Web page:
June marked the fifth consecutive month of average rent prices on the rise in England, on the heels of a slight cool-down in costs over the winter months. However, June’s average prices still remain below the historical highs recorded in September 2021, when prices reached as much as £1,104 per property. Click image to read more

All you need to know about Deposits

All you need to know about Deposits

Deposit Schemes

Tenancy deposit scheme have been around for more than a decade – but they can still be tricky to understand for tenants.

In this guide, we’ll explain everything you need to know about how the schemes work, the rules around them, your obligations as a tenant and what your landlord must do to stay compliant.

What is my tenancy deposit for?

Tenancy deposits are sums of money payable by tenants and used as security by landlords against costs or damage at the end of a tenancy.

Does my landlord have to take a deposit from me?

Landlords aren’t legally required to take a tenancy deposit, but it’s highly recommended and the vast majority do.

If your landlord is letting their property through an agent, they will always be required to take a deposit.

What is deposit protection?

If you sign an Assured Shorthold Tenancy (AST), your tenancy deposit must be protected in a deposit protection scheme, which is government-backed.

Deposit protection was introduced for all ASTs starting after April 5, 2007.

If you’re renting a property from a private landlord, your tenancy is an AST and it began after April 5, 2007, your deposit must be protected.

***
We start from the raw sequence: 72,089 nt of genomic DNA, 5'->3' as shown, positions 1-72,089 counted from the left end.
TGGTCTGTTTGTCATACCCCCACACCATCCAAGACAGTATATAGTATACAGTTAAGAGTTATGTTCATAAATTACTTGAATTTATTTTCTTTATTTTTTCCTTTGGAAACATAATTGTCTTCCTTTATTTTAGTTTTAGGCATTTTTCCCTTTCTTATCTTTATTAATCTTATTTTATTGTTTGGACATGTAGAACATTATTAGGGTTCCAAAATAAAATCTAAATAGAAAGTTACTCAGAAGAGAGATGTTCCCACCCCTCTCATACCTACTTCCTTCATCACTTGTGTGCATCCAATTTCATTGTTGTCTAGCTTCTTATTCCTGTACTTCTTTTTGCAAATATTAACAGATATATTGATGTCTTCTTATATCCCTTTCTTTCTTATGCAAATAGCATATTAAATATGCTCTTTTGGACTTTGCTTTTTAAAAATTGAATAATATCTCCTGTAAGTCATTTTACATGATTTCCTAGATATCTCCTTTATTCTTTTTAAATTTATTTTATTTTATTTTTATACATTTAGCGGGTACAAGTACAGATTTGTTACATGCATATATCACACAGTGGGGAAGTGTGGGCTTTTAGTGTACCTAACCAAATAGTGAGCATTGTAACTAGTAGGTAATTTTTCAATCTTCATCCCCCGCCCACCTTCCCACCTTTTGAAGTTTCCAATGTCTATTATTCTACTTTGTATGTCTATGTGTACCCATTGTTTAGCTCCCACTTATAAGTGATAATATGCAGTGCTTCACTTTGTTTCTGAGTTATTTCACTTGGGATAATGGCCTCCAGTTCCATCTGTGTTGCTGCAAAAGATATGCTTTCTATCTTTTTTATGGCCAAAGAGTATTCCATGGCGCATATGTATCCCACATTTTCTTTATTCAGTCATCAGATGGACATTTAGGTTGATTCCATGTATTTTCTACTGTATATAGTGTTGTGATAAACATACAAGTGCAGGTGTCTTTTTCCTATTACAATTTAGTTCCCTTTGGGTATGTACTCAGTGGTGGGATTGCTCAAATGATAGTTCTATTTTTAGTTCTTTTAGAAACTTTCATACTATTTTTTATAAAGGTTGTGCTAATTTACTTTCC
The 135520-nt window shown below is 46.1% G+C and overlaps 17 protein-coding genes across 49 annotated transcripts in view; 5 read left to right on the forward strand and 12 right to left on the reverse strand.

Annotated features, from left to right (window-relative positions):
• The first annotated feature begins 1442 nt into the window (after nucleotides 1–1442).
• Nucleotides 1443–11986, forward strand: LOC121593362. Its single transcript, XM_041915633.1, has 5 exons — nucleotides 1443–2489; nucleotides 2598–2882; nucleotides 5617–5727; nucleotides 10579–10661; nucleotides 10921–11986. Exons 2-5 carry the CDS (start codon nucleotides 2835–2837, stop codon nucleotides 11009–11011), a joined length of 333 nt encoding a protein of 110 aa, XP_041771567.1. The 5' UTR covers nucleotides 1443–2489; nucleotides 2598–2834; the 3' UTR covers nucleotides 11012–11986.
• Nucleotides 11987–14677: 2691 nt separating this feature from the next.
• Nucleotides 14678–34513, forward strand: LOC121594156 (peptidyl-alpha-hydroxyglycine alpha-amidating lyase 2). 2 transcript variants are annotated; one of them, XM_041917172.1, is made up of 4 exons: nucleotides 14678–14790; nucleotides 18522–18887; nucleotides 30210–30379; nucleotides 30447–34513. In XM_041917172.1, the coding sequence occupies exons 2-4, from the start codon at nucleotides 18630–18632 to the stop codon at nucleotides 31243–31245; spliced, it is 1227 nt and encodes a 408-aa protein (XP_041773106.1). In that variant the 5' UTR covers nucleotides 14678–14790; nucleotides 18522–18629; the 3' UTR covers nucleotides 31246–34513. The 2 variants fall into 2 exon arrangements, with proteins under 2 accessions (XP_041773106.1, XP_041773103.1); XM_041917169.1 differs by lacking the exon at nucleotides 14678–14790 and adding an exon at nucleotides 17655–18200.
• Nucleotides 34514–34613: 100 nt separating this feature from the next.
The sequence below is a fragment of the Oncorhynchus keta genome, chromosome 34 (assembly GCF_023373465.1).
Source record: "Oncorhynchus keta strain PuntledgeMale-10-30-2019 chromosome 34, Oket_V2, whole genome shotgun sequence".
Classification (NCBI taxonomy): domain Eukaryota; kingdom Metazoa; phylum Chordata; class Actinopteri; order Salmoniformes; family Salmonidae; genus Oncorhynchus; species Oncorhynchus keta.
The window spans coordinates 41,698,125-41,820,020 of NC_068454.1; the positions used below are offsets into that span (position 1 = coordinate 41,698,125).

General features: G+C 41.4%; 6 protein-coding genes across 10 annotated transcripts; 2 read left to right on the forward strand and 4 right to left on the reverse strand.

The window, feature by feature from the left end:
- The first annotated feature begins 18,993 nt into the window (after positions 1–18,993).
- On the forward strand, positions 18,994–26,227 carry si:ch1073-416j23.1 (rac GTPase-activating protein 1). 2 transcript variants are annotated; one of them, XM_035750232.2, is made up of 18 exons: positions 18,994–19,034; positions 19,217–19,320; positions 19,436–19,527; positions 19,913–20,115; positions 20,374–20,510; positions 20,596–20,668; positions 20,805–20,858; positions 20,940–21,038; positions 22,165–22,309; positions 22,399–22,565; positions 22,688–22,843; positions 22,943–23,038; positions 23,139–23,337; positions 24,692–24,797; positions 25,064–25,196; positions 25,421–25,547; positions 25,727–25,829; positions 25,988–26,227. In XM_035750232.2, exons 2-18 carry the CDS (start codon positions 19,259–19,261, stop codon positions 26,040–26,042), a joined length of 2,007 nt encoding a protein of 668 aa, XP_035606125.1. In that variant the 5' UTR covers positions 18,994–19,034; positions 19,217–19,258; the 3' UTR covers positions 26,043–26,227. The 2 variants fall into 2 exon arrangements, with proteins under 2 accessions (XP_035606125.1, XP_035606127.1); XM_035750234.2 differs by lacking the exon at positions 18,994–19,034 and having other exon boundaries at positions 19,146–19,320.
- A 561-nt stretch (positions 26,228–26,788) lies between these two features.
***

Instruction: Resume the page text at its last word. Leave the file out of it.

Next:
If your tenancy began before April 6, 2007 and you haven’t signed a new agreement since, your deposit is probably not protected and is not required to be by law.. click image to read more..

Being a Landlord

Being a Landlord

THE GOOD, THE BAD AND THE UGLY..
MONEY – Renting your property is a good source of income. Getting a good rental yield will cover your mortgage and other bills you may face.
INVESTMENT – Hiring a Property Manager will look after your investment and ensure you are compliant with the ever-changing legislation.
BUILDING EQUITY – Not only are you receiving income every month, you are paying off your mortgage; in a few decades you will be the owner of a property someone else paid for
Click image to read more

How to manage a heat wave

How to manage a heat wave

England is set to get even hotter this weekend with temperatures rising to a scorching 30°C as we experience the first heatwave of the summer.
While you might enjoy the sunshine from the comfort of your air-conditioned office, it’s a different story at home.
Unless you have the luxury of a fitted AC system in your house, you’ll have probably started to feel the effects of the heatwave – especially at night.
It’s too hot to lounge at home, it’s too hot to sleep and it’s definitely too hot for a cup of tea. So what are your options?